6 Things To Learn About Differentiation From The Auto Insurance Industry
Successful SEO strategies demand differentiation. In today’s column, I am going to outline a seven-step process for figuring out how to differentiate your website. You may be struggling with how to do this because your product may be boring, and your space is crowded. So, I am going to start by taking a look at the auto insurance industry for inspiration.
Some Auto Insurance Examples
GEICO was the first auto insurance company to make a big splash by promoting their products with humor with its famous GEICO gecko. The campaign was extremely successful, and the message was very simple: “15 minutes can save you 15% or more on car insurance.”
This approach helped it build a major national brand. Humor was the vehicle for getting consumer attention, but the critical element was the simple and compelling value proposition for their product.
GEICO has continued to push the envelope in many ways. Its “even a caveman can do it” commercials deliver the message that even if you are stupid, you can do this. Everyone feels stupid at times, and many potential auto insurance customers are intimidated by computers and the Internet. Obviously, if a caveman can do it, so can you.
You have to love the subtleties in their series of commercials with the Pierce Brosnan look-alike. They deliver their message while creating associations with the audience’s childhood experiences. They use these associations to address the concern that people may have that the savings are not really there. Can I really save that much money with that little effort?
Did the little piggy really cry “wee wee wee” all the way home? Does Charlie Daniels play a mean fiddle? Associating the answer to these questions with the answer to whether GEICO can save you money on car insurance is brilliant.
One twist on this I like is providing an answer to a question that has never been answered before: How much wood would a woodchuck chuck, if a woodchuck could chuck wood? Now you know: They won’t stop until the farmer makes them. Here, GEICO creates a sense of satisfaction by answering this question your brain may have heard hundreds of times or more, and then you’re hit with the discount message again.
Looking at the GEICO home page, however, the follow-through on this is a little weak. I think they would be better served by redelivering the “15 minutes can save you 15% or more” message prominently on the home page, and also showing both the gecko and the caveman to fully reinforce their TV messaging.
Their TV campaigns are so ubiquitous that they may not have felt the need to do so, but personally, I like to stack the deck as much as possible.
Progressive was later to the mass TV advertising campaign game, so its task was inherently more complex. A campaign based on humor and saving money was going to have to be different to work.
To their credit, they recognized this. Even though they were going after the exact same message of saving money on car insurance, they chose to offer a higher level of proof. They published their rates and those of their competitors for each market. This new level of transparency was novel, and they took it further by publishing competitive rates, even in those markets where their pricing was not the lowest.
As they grew, they started to introduce a dry humor, with the quirky Flo, but continued to offer clear examples of differentiation in their messages. Here are some examples of things that they promote:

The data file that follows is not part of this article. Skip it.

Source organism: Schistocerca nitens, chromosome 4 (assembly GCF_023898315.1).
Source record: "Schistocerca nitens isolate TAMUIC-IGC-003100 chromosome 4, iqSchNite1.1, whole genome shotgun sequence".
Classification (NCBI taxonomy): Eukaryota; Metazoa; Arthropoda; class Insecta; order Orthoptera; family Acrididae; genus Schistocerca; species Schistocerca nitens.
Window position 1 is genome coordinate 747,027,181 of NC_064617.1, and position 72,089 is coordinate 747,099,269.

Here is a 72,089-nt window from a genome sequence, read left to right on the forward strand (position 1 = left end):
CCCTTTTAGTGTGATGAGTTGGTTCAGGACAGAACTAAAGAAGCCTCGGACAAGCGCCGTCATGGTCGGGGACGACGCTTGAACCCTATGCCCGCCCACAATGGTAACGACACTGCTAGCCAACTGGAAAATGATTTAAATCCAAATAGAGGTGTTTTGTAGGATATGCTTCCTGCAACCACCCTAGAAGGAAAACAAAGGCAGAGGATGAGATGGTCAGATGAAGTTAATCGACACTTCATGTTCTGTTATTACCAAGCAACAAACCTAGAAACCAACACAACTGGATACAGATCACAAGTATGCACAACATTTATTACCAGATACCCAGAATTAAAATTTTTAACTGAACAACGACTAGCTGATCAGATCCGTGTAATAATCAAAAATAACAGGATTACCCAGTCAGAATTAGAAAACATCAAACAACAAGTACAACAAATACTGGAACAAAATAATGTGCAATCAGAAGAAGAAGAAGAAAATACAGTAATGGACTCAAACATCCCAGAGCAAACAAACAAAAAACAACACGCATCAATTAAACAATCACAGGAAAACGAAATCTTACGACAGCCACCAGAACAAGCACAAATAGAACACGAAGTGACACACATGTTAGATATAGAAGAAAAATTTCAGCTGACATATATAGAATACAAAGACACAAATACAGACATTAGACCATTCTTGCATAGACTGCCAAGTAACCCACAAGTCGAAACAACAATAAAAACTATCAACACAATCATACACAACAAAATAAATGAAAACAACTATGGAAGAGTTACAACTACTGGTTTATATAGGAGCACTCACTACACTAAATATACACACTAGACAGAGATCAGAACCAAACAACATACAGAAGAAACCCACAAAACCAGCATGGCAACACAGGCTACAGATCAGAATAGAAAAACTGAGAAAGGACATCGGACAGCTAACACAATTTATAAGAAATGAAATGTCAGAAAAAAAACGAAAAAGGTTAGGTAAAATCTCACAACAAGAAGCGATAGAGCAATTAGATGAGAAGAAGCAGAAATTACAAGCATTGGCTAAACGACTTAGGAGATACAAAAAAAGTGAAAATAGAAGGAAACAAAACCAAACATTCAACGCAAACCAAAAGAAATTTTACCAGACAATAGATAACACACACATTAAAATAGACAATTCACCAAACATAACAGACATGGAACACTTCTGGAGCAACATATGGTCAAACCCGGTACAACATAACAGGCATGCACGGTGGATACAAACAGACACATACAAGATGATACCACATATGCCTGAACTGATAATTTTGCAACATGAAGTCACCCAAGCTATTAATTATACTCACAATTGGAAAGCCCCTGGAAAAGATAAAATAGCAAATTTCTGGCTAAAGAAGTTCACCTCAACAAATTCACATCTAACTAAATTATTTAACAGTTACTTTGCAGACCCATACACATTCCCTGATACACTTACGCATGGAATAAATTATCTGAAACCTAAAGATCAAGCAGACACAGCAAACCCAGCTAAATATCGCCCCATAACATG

Note that Progressive does a great job or reminding us that they are associated with Flo, and that you can save a lot of money with just a little time. The messaging is tied together really nicely here.
Even well-established brands such as Allstate have focused on clear differentiating messages. These include:
- Going back to basics with a company that has stood by you through depressions and 12 recessions.
- Comprehensive coverage (as emphasized by their mayhem commercials).
Allstate also does a nice job of tying their home page messaging to their TV commercials:
Studying other industries can be a great source of ideas of ways to differentiate. The key lesson is how quickly and simply the message gets delivered.
Don’t rely on your brand to make the sale for you on your website. Make sure that you deliver your value proposition message as clearly, simply and quickly as the auto insurance industry does with its TV commercials.
How Differentiation Impacts SEO
Figuring out how to differentiate your brand and your website is the single most important thing you can do from an SEO perspective. The auto industry insurance example above shows that just being a large brand is not enough.
You need to offer a unique value proposition that is obvious and apparent to casual visitors to your website. If a first-time visitor can’t tell why you are different in the first three seconds on your site, then you are not different.
And, if you aren’t different, your SEO will fail for many reasons, including:
- Potential linkers won’t link to you
- Social media influencers won’t +1/Like/Share your content
- User engagement metrics on the site will stink compared to competition
The same underlying psychological reasons that drive major brands to differentiate their message in TV advertising need to drive you to differentiate your message on your website. Linkers, influencers and search engine users are people.
Creating A Differentiation Strategy For Your Website
1. Brainstorm a list of value propositions.
Get your key staff into a room and lock the door. Give them whatever they need to stimulate their creativity, and brainstorm various ways to position your products/services on the web.
Spend a long time on this. Make sure you do this before you survey users or study in detail what the competition is doing. Do allow people to look at other industries, such as the auto insurance industry, for ideas.
I urge you to do this before studying the competition (any more than you already have) because the human brain is often more creative when it has less information. Many of you are going to want to skip this step (because we are all impatient), but don’t bias this part of the process with facts and data.